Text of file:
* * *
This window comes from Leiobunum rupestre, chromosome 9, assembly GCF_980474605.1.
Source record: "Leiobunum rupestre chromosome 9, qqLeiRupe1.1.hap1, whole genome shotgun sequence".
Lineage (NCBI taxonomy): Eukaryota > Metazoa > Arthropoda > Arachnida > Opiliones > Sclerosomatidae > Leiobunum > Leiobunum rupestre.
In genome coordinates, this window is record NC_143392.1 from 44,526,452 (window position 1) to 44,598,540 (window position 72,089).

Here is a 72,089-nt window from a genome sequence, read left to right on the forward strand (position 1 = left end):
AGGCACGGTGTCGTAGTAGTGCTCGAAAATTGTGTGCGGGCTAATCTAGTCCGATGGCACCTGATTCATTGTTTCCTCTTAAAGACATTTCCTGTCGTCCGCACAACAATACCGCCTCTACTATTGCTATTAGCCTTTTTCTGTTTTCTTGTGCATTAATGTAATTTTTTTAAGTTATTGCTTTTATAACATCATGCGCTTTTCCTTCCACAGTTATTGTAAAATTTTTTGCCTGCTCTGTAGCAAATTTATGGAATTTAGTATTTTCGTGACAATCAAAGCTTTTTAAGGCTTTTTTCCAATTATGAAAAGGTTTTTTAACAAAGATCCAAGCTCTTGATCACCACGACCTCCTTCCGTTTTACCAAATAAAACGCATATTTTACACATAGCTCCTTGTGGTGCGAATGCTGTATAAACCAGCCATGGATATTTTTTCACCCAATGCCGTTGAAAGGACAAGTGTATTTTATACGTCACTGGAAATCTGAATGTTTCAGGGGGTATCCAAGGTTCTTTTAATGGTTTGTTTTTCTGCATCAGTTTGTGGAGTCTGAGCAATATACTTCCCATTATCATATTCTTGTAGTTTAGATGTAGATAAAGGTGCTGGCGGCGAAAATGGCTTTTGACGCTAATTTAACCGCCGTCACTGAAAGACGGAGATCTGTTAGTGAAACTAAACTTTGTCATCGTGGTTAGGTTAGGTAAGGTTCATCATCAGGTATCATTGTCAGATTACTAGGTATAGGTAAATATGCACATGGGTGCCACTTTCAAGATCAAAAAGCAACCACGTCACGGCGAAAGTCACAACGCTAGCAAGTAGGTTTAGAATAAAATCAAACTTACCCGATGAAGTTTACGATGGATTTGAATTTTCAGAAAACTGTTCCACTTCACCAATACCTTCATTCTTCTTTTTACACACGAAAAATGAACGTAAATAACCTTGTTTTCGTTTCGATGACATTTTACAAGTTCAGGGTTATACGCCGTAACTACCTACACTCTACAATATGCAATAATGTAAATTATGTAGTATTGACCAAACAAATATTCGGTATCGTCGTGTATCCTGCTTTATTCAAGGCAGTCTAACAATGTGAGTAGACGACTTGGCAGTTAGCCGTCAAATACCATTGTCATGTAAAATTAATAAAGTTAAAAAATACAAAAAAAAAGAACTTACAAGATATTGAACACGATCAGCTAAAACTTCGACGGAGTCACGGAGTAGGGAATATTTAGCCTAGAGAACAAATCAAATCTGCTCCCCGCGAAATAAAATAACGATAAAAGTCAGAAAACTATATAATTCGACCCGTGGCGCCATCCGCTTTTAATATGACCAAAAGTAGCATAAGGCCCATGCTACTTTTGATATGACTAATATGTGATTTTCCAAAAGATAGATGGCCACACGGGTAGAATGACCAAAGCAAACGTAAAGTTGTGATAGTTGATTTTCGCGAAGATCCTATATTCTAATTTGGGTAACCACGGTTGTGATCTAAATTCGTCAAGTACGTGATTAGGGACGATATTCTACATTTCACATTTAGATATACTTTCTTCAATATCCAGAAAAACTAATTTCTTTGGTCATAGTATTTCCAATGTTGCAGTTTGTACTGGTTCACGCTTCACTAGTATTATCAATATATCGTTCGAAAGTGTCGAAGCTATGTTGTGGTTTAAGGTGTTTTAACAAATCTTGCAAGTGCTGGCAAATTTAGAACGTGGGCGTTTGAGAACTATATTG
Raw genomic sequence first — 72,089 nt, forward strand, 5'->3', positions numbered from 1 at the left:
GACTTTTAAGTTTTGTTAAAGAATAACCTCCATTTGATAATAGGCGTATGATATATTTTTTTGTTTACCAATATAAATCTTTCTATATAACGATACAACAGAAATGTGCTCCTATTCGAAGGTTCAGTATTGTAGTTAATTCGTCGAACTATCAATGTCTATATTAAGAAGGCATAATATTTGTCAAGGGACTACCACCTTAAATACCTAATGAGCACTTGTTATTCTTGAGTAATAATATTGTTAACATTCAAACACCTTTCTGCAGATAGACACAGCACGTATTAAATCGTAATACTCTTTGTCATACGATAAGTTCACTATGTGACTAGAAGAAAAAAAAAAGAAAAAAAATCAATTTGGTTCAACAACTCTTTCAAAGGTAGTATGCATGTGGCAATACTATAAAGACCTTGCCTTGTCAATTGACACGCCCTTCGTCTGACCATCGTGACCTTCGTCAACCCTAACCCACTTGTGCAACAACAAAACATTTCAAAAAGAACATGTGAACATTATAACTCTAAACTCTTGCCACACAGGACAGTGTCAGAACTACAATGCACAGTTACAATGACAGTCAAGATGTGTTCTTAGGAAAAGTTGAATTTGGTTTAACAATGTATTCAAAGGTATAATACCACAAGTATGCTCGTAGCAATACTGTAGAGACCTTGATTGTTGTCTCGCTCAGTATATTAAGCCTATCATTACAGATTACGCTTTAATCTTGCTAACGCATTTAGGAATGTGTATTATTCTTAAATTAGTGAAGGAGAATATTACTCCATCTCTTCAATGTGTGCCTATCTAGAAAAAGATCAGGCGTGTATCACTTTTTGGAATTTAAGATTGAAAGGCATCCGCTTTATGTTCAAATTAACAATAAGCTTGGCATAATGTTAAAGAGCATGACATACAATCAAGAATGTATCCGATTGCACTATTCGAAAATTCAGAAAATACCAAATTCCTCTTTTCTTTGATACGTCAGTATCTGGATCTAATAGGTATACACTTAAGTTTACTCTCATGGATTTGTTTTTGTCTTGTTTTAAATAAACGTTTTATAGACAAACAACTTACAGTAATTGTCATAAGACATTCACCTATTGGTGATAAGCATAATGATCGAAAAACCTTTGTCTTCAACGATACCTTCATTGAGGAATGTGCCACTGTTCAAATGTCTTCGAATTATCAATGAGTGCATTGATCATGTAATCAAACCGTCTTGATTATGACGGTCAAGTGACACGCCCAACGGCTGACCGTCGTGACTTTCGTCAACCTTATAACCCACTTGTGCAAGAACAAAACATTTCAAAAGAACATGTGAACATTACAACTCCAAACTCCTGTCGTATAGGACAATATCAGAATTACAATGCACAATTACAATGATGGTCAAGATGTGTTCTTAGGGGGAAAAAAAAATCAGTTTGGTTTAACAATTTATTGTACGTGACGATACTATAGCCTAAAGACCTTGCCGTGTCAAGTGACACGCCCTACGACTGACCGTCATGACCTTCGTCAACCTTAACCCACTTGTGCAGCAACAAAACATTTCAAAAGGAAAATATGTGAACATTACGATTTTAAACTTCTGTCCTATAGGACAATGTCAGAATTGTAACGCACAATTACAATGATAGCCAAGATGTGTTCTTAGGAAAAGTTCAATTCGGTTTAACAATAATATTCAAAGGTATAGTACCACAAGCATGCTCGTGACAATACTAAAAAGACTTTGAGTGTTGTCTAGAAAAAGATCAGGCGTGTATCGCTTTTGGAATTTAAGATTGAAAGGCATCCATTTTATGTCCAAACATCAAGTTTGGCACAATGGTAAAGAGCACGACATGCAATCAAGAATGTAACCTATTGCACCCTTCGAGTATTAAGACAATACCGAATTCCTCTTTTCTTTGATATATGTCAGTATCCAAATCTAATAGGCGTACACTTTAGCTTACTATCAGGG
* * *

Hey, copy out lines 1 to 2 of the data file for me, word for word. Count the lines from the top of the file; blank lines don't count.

This window comes from Leiobunum rupestre, chromosome 9, assembly GCF_980474605.1.
Source record: "Leiobunum rupestre chromosome 9, qqLeiRupe1.1.hap1, whole genome shotgun sequence".